Friday, October 6, 2017

First Saturday Devotion



The Five First Saturdays devotion is one of the principal points of the Fatima message. It centers on the urgent need for mankind to offer reparation and expiate for the many injuries that the Immaculate Heart of Mary suffers from the hands of both impious and indifferent men.



On the First Saturday during 5 Consecutive Months, the Devotion consists of:
1. Going to Confession,
2. Receiving the Sacrament of Holy Communion,
3. Saying five decades of the Rosary,
4. Meditating for 15 minutes on the mysteries of the Rosary.
All this offered in REPARATION for the sins of blasphemy and ingratitude committed against the Immaculate Heart of Mary. 

History
During the third apparition on July 13, 1917, Our Lady revealed that she would come to ask for the consecration of Russia to her Immaculate Heart and for the Communion of Reparation of the Five First Saturdays. Consequently, she asked for the devotion in 1925 and the consecration in 1929.
While staying at the House of the Dorothean Sister in Pontevedra, Portugal, Sister Lucia received a vision on December 10, 1925 where the Blessed Mother appeared alongside a Boy who stood over a luminous cloud. Our Lady rested one hand on the Boy’s shoulder while she held on the other hand a heart pierced with thorns around it.
Sister Lucia heard the Boy say, "Have pity on the Heart of your Most Holy Mother which is covered with thorns with which ingrate men pierce it at every moment with no one to make an act of reparation to pull them out."
Our Lady expressed her request in the following words,
"See, my daughter, My Heart surrounded with thorns with which ingrates pierce me at every moment with blasphemies and ingratitude. You, at least, make sure to console me and announce that all those who for five months, on the first Saturdays, go to confession, receive Communion, say five decades of the Rosary and keep me company for 15 minutes meditating on the mysteries of the Rosary, with the purpose of making reparation to Me, I promise to assist them at the hour of death with all the graces necessary for the salvation of their souls."
A few days afterward, Sister Lucia detailed this vision in a letter addressed to Monsignor Manuel Pereira Lopes, her confessor when she resided in the Asylum of Vilar in the city of Oporto, Portugal.

Why Five Saturdays?     
Sister Lucia’s confessor questioned her about the reason for the five Saturdays asking why not seven or nine. She answered him in a letter dated June 12, 1930. In it she related about a vision she had of Our Lord while staying in the convent chapel part of the night of the twenty-ninth to the thirtieth of the month of May, 1930. The reasons Our Lord gave were as follows:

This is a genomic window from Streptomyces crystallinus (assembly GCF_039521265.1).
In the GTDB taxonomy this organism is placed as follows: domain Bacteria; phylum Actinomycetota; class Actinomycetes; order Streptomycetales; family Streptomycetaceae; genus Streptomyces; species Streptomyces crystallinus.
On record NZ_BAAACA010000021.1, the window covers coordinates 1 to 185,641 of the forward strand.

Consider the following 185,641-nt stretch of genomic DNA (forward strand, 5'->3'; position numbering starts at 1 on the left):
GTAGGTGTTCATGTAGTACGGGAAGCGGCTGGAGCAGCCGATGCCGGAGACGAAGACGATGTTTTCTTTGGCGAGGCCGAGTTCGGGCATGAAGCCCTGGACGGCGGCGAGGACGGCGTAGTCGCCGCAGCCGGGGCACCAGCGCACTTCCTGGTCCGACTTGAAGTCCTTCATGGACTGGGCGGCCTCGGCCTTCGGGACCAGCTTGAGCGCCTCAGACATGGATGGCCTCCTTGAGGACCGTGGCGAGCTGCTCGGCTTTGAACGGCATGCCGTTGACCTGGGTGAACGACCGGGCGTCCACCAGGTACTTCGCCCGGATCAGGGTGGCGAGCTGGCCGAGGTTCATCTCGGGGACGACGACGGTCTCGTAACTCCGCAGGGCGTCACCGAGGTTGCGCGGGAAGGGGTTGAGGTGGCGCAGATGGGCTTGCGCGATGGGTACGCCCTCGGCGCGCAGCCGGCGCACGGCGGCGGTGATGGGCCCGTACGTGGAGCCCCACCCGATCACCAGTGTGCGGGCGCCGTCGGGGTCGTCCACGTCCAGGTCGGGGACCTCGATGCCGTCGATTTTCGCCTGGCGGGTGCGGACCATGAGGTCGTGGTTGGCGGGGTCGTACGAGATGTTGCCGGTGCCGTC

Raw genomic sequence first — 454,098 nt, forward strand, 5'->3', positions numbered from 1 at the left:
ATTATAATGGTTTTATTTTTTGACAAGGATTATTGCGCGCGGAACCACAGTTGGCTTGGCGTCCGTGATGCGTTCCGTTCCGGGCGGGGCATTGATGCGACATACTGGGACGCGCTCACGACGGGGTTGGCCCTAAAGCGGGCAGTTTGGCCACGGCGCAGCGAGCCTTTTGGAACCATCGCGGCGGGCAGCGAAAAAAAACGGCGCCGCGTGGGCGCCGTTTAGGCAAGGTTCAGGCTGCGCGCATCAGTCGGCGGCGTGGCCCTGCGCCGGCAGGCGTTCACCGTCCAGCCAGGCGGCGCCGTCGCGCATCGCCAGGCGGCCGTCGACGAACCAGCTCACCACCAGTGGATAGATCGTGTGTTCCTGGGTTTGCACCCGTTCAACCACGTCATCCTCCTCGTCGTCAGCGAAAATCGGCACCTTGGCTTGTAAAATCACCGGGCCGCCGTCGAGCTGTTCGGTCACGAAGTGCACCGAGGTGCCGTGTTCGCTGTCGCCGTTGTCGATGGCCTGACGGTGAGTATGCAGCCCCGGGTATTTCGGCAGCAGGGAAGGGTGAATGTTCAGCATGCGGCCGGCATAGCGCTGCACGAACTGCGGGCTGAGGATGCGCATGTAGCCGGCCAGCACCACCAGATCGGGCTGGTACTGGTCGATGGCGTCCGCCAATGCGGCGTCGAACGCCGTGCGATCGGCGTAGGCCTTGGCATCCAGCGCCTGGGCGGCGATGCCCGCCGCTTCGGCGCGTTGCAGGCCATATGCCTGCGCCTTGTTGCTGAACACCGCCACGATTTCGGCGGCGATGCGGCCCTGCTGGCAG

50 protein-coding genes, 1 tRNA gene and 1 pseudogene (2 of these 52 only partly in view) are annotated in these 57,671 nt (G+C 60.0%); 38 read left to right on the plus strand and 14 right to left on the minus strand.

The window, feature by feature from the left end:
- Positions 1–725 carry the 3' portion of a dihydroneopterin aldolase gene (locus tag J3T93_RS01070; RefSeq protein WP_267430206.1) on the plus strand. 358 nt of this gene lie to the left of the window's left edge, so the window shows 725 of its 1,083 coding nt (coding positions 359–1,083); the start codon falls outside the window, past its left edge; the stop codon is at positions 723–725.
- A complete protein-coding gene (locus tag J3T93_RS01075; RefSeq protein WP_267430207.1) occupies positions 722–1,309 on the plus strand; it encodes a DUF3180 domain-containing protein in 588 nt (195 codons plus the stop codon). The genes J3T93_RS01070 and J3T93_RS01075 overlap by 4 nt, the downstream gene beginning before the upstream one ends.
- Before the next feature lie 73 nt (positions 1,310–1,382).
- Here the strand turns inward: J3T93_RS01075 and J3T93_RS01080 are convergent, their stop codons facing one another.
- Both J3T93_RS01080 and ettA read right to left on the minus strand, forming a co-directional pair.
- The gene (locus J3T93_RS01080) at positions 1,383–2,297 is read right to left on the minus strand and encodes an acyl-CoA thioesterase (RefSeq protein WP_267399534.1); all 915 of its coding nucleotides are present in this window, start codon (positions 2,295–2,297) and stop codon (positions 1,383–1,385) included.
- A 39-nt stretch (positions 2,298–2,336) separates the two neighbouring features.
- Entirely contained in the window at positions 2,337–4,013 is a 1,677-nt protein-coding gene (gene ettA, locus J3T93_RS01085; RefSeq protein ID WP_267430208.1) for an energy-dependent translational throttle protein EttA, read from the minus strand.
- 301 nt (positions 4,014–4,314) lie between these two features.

The five first Saturdays correspond to the five kinds of offenses and blasphemies committed against the Immaculate Heart of Mary. They are:
  a.    Blasphemies against the Immaculate Conception
  b.    Blasphemies against her virginity
  c.    Blasphemies against her divine maternity, at the same time the refusal to accept her as the Mother of all men
  d.    Instilling , indifference, scorn and even hatred towards this Immaculate Mother in the hearts of children
  e.    Direct insults against Her sacred images
Let us keep the above reasons firmly in our minds. Devotions have intentions attached to them and knowing them adds merit and weight to the practice.

1st Five Saturdays Devotion Card Banner

Modifications to the Five First Saturdays Devotion to facilitate its observation
The original request of Our Lady asks one to confess and receive Communion on five consecutive first Saturdays; to say five decades of the Rosary; to meditate during 15 minutes on the mysteries of the Rosary for the purpose of making reparation to the Immaculate Heart of Mary in reparation for the sins of men.
In subsequent private visions and apparitions however, Sister Lucia presented to Our Lord the difficulties that devotees encountered in fulfilling some conditions. With loving condescension and solicitude, Our Lord deigned to relax the rules to make this devotion easy to observe:
  • Confession may be done on other days other than the First Saturdays so long as one receives Our Lord worthily and has the intention of making reparation to the Immaculate Heart of Mary.
  • Even if one forgets to make the intention, it may be done on the next confession, taking advantage of the first occasion to go to confession.
  • Sister Lucia also clarified that it is not necessary to meditate on ALL mysteries of the Rosary on each First Saturdays. One or several suffice.
With much latitude granted by Our Lord Himself, there is no reason for the faithful to hesitate or delay this pious practice in the spirit of reparation which the Immaculate Heart of Mary urgently asks.

This devotion is so necessary in our days
The culture of vice and sin remains unabated even as one reads this. Abortion, blasphemy, drug abuse, pornography, divorce and bad marriages, religious indifference, the advances of the homosexual agenda and others are just some of society’s many plagues that cut deeply into the Immaculate Heart of Mary.
We must console Our Lady amidst all these insults and injuries to her and her Divine Son. She asks for reparation, she pleads for our prayers, she hopes for our amendment of life. Let us listen to her maternal pleas and atone for the ingratitude of men.